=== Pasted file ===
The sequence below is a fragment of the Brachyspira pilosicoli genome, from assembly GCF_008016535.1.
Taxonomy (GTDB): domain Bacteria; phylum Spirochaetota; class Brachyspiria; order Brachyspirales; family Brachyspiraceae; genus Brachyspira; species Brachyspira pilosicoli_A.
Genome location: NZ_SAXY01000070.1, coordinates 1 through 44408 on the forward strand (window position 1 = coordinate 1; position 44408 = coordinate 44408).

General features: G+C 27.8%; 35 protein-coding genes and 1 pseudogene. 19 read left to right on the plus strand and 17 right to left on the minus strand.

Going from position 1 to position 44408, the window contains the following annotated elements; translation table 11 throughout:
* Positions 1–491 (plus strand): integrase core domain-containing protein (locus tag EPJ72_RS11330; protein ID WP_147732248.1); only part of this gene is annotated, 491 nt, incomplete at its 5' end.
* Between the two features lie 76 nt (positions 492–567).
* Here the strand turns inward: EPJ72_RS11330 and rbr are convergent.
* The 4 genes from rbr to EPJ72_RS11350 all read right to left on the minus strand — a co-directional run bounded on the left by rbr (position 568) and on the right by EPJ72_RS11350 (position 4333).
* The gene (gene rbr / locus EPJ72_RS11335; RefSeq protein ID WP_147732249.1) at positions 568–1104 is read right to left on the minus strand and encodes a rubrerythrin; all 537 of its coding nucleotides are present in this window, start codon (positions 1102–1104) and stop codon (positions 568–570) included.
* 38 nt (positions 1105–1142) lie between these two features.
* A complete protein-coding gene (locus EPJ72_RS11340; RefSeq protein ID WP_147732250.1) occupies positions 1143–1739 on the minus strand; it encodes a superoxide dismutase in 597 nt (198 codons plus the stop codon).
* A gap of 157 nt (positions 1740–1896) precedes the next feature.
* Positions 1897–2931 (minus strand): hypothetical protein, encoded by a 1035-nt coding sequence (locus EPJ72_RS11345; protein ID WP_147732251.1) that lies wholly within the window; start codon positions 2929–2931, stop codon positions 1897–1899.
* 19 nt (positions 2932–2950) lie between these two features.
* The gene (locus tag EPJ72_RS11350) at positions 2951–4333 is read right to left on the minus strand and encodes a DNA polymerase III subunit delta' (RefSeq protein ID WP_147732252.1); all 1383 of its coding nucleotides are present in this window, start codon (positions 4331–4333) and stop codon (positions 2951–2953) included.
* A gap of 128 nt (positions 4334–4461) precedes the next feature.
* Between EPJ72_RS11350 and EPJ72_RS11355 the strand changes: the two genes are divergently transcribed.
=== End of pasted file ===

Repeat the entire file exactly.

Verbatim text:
The sequence below is a fragment of the Brachyspira pilosicoli genome, from assembly GCF_008016535.1.
Taxonomy (GTDB): domain Bacteria; phylum Spirochaetota; class Brachyspiria; order Brachyspirales; family Brachyspiraceae; genus Brachyspira; species Brachyspira pilosicoli_A.
Genome location: NZ_SAXY01000070.1, coordinates 1 through 44408 on the forward strand (window position 1 = coordinate 1; position 44408 = coordinate 44408).

General features: G+C 27.8%; 35 protein-coding genes and 1 pseudogene. 19 read left to right on the plus strand and 17 right to left on the minus strand.

Going from position 1 to position 44408, the window contains the following annotated elements; translation table 11 throughout:
* Positions 1–491 (plus strand): integrase core domain-containing protein (locus tag EPJ72_RS11330; protein ID WP_147732248.1); only part of this gene is annotated, 491 nt, incomplete at its 5' end.
* Between the two features lie 76 nt (positions 492–567).
* Here the strand turns inward: EPJ72_RS11330 and rbr are convergent.
* The 4 genes from rbr to EPJ72_RS11350 all read right to left on the minus strand — a co-directional run bounded on the left by rbr (position 568) and on the right by EPJ72_RS11350 (position 4333).
* The gene (gene rbr / locus EPJ72_RS11335; RefSeq protein ID WP_147732249.1) at positions 568–1104 is read right to left on the minus strand and encodes a rubrerythrin; all 537 of its coding nucleotides are present in this window, start codon (positions 1102–1104) and stop codon (positions 568–570) included.
* 38 nt (positions 1105–1142) lie between these two features.
* A complete protein-coding gene (locus EPJ72_RS11340; RefSeq protein ID WP_147732250.1) occupies positions 1143–1739 on the minus strand; it encodes a superoxide dismutase in 597 nt (198 codons plus the stop codon).
* A gap of 157 nt (positions 1740–1896) precedes the next feature.
* Positions 1897–2931 (minus strand): hypothetical protein, encoded by a 1035-nt coding sequence (locus EPJ72_RS11345; protein ID WP_147732251.1) that lies wholly within the window; start codon positions 2929–2931, stop codon positions 1897–1899.
* 19 nt (positions 2932–2950) lie between these two features.
* The gene (locus tag EPJ72_RS11350) at positions 2951–4333 is read right to left on the minus strand and encodes a DNA polymerase III subunit delta' (RefSeq protein ID WP_147732252.1); all 1383 of its coding nucleotides are present in this window, start codon (positions 4331–4333) and stop codon (positions 2951–2953) included.
* A gap of 128 nt (positions 4334–4461) precedes the next feature.
* Between EPJ72_RS11350 and EPJ72_RS11355 the strand changes: the two genes are divergently transcribed.